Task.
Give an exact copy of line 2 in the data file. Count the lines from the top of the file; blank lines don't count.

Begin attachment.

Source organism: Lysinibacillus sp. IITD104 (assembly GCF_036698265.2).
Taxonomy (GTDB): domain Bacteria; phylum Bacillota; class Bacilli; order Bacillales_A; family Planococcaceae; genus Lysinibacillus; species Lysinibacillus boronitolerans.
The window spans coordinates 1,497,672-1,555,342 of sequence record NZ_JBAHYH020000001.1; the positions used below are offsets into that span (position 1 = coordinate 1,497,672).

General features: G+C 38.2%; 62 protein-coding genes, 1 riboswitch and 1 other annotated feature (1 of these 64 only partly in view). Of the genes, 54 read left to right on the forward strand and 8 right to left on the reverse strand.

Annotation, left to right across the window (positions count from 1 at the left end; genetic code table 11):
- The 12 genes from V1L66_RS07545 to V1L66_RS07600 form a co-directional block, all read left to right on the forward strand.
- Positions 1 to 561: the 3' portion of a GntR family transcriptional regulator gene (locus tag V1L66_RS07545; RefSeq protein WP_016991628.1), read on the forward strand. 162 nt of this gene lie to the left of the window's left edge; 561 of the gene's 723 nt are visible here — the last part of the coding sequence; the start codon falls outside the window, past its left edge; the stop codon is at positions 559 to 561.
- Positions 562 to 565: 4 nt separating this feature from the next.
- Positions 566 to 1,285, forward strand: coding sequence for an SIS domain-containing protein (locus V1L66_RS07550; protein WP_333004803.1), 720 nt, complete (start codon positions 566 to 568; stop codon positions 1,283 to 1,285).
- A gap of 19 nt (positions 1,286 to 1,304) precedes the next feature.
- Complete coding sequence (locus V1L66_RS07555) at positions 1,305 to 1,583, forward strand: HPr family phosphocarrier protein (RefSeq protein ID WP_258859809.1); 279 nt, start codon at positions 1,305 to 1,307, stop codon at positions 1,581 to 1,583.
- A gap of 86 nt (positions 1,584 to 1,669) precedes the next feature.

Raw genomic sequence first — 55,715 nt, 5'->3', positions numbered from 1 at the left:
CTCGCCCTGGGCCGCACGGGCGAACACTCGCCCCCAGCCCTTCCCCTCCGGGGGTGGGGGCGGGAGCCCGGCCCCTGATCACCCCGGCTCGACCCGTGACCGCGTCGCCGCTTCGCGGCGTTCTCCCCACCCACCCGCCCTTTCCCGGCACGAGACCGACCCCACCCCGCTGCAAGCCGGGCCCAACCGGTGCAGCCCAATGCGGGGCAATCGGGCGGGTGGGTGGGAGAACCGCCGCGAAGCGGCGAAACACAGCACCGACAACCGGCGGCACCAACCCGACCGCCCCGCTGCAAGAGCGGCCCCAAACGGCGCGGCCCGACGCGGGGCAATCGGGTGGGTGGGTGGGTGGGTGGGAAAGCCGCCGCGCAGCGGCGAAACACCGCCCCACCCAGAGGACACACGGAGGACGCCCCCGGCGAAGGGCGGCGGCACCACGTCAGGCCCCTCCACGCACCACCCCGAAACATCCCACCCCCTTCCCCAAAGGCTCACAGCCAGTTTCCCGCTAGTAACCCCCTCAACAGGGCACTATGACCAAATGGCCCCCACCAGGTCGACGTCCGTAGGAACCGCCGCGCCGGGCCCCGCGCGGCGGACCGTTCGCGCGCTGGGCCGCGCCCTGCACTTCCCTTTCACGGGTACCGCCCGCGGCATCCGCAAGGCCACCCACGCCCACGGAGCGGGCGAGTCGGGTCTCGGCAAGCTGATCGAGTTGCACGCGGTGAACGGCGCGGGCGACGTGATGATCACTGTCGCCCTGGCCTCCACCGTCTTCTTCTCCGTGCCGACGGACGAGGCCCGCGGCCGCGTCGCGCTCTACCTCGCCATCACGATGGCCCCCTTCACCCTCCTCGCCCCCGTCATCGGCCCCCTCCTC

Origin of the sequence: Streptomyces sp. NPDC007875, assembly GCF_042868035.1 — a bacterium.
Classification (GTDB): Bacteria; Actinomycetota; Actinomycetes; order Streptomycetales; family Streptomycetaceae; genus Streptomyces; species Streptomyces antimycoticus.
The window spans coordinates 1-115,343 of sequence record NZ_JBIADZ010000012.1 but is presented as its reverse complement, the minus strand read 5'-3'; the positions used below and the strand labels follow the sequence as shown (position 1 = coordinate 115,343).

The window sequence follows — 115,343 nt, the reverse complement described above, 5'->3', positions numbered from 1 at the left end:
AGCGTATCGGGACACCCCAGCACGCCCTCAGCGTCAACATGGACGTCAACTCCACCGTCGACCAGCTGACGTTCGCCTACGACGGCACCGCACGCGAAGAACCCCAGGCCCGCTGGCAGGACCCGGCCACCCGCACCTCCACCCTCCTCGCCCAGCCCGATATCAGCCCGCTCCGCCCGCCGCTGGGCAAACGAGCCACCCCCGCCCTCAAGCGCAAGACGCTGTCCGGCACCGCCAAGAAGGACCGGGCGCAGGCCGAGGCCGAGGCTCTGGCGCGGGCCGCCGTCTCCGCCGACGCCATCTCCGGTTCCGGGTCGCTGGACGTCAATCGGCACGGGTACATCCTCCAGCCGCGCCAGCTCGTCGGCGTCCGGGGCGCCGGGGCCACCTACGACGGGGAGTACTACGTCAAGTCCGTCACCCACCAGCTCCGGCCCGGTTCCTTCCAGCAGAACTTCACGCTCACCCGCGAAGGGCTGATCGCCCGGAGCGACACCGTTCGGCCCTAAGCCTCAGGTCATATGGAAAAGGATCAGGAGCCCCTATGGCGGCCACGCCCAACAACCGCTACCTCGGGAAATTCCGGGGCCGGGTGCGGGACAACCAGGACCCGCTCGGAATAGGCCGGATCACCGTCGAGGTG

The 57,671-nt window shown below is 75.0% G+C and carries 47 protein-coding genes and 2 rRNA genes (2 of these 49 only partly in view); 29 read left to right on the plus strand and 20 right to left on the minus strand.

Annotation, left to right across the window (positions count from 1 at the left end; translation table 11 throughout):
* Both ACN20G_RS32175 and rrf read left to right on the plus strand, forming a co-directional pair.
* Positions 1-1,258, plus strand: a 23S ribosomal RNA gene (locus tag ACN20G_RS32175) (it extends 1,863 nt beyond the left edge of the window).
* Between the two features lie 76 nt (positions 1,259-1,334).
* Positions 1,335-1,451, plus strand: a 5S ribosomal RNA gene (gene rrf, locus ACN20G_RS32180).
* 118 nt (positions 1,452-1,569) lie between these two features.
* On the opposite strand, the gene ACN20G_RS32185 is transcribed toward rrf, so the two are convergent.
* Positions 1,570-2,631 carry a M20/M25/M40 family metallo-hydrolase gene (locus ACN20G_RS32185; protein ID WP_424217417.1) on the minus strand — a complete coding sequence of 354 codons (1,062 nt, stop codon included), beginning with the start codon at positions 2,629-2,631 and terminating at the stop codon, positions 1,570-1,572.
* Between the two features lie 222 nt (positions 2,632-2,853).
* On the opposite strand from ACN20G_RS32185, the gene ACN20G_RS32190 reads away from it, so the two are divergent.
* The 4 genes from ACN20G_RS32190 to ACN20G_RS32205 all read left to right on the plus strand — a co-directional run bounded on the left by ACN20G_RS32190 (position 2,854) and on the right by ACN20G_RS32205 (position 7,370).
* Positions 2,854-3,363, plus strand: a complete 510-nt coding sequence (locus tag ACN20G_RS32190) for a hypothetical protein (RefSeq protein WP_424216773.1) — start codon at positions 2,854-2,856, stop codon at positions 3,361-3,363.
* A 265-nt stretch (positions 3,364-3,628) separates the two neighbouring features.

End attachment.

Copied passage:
Taxonomy (GTDB): domain Bacteria; phylum Bacillota; class Bacilli; order Bacillales_A; family Planococcaceae; genus Lysinibacillus; species Lysinibacillus boronitolerans.